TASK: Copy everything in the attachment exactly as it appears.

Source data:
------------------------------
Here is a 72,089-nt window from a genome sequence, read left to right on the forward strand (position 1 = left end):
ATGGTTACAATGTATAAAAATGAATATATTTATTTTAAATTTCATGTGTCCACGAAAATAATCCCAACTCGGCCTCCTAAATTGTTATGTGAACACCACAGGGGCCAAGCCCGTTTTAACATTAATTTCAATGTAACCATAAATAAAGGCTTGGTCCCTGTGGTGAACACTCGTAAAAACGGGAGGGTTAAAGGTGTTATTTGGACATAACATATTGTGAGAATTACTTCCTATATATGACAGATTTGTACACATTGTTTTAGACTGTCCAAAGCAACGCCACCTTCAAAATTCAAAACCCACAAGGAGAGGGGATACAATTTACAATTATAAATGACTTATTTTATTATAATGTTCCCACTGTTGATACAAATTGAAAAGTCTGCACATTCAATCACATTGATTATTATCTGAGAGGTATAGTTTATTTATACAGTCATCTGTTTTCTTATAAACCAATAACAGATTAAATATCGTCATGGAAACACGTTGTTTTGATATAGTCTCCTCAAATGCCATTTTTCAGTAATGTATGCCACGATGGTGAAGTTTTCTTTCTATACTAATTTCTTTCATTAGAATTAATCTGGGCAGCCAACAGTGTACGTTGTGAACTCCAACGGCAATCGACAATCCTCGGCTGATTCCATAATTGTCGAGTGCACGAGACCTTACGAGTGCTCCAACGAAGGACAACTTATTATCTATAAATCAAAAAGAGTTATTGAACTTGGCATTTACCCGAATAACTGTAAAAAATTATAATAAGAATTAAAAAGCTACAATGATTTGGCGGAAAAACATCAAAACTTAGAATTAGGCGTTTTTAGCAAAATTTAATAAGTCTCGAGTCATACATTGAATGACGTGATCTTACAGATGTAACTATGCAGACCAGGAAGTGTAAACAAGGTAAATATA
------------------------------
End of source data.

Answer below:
Here is a 72,089-nt window from a genome sequence, read left to right on the forward strand (position 1 = left end):
ATGGTTACAATGTATAAAAATGAATATATTTATTTTAAATTTCATGTGTCCACGAAAATAATCCCAACTCGGCCTCCTAAATTGTTATGTGAACACCACAGGGGCCAAGCCCGTTTTAACATTAATTTCAATGTAACCATAAATAAAGGCTTGGTCCCTGTGGTGAACACTCGTAAAAACGGGAGGGTTAAAGGTGTTATTTGGACATAACATATTGTGAGAATTACTTCCTATATATGACAGATTTGTACACATTGTTTTAGACTGTCCAAAGCAACGCCACCTTCAAAATTCAAAACCCACAAGGAGAGGGGATACAATTTACAATTATAAATGACTTATTTTATTATAATGTTCCCACTGTTGATACAAATTGAAAAGTCTGCACATTCAATCACATTGATTATTATCTGAGAGGTATAGTTTATTTATACAGTCATCTGTTTTCTTATAAACCAATAACAGATTAAATATCGTCATGGAAACACGTTGTTTTGATATAGTCTCCTCAAATGCCATTTTTCAGTAATGTATGCCACGATGGTGAAGTTTTCTTTCTATACTAATTTCTTTCATTAGAATTAATCTGGGCAGCCAACAGTGTACGTTGTGAACTCCAACGGCAATCGACAATCCTCGGCTGATTCCATAATTGTCGAGTGCACGAGACCTTACGAGTGCTCCAACGAAGGACAACTTATTATCTATAAATCAAAAAGAGTTATTGAACTTGGCATTTACCCGAATAACTGTAAAAAATTATAATAAGAATTAAAAAGCTACAATGATTTGGCGGAAAAACATCAAAACTTAGAATTAGGCGTTTTTAGCAAAATTTAATAAGTCTCGAGTCATACATTGAATGACGTGATCTTACAGATGTAACTATGCAGACCAGGAAGTGTAAACAAGGTAAATATA